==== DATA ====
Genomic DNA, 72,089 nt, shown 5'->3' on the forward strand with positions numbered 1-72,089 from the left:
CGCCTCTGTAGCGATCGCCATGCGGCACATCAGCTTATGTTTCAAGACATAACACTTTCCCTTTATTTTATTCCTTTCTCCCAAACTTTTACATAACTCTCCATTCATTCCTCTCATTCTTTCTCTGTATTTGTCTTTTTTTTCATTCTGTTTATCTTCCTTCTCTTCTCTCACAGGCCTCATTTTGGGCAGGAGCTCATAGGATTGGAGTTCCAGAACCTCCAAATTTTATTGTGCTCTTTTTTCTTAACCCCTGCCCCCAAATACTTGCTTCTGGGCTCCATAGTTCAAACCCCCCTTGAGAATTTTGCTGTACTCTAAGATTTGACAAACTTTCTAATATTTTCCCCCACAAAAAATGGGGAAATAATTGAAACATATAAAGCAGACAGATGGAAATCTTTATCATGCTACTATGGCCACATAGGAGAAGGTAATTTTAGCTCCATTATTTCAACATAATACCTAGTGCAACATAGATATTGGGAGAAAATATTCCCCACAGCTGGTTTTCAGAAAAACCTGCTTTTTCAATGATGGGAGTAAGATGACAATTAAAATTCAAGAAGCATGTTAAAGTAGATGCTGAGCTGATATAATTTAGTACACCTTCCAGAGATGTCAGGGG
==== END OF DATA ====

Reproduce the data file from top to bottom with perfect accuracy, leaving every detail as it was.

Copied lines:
Genomic DNA, 72,089 nt, shown 5'->3' on the forward strand with positions numbered 1-72,089 from the left:
CGCCTCTGTAGCGATCGCCATGCGGCACATCAGCTTATGTTTCAAGACATAACACTTTCCCTTTATTTTATTCCTTTCTCCCAAACTTTTACATAACTCTCCATTCATTCCTCTCATTCTTTCTCTGTATTTGTCTTTTTTTTCATTCTGTTTATCTTCCTTCTCTTCTCTCACAGGCCTCATTTTGGGCAGGAGCTCATAGGATTGGAGTTCCAGAACCTCCAAATTTTATTGTGCTCTTTTTTCTTAACCCCTGCCCCCAAATACTTGCTTCTGGGCTCCATAGTTCAAACCCCCCTTGAGAATTTTGCTGTACTCTAAGATTTGACAAACTTTCTAATATTTTCCCCCACAAAAAATGGGGAAATAATTGAAACATATAAAGCAGACAGATGGAAATCTTTATCATGCTACTATGGCCACATAGGAGAAGGTAATTTTAGCTCCATTATTTCAACATAATACCTAGTGCAACATAGATATTGGGAGAAAATATTCCCCACAGCTGGTTTTCAGAAAAACCTGCTTTTTCAATGATGGGAGTAAGATGACAATTAAAATTCAAGAAGCATGTTAAAGTAGATGCTGAGCTGATATAATTTAGTACACCTTCCAGAGATGTCAGGGG